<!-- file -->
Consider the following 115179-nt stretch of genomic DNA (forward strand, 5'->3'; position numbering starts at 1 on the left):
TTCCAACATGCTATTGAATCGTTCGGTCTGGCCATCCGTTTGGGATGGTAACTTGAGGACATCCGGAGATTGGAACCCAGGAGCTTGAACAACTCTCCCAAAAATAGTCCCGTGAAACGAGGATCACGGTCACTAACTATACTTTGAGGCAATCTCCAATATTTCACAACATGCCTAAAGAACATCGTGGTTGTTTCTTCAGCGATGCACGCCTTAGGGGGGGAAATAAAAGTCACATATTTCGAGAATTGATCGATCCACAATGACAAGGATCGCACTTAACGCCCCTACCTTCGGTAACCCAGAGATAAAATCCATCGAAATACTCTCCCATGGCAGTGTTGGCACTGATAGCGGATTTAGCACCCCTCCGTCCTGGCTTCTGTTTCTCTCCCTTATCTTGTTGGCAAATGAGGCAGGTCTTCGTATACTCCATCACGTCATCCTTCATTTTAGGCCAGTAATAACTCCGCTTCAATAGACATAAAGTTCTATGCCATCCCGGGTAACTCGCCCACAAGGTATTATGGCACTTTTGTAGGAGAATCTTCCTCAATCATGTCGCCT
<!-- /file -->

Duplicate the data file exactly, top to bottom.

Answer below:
Consider the following 115179-nt stretch of genomic DNA (forward strand, 5'->3'; position numbering starts at 1 on the left):
TTCCAACATGCTATTGAATCGTTCGGTCTGGCCATCCGTTTGGGATGGTAACTTGAGGACATCCGGAGATTGGAACCCAGGAGCTTGAACAACTCTCCCAAAAATAGTCCCGTGAAACGAGGATCACGGTCACTAACTATACTTTGAGGCAATCTCCAATATTTCACAACATGCCTAAAGAACATCGTGGTTGTTTCTTCAGCGATGCACGCCTTAGGGGGGGAAATAAAAGTCACATATTTCGAGAATTGATCGATCCACAATGACAAGGATCGCACTTAACGCCCCTACCTTCGGTAACCCAGAGATAAAATCCATCGAAATACTCTCCCATGGCAGTGTTGGCACTGATAGCGGATTTAGCACCCCTCCGTCCTGGCTTCTGTTTCTCTCCCTTATCTTGTTGGCAAATGAGGCAGGTCTTCGTATACTCCATCACGTCATCCTTCATTTTAGGCCAGTAATAACTCCGCTTCAATAGACATAAAGTTCTATGCCATCCCGGGTAACTCGCCCACAAGGTATTATGGCACTTTTGTAGGAGAATCTTCCTCAATCATGTCGCCT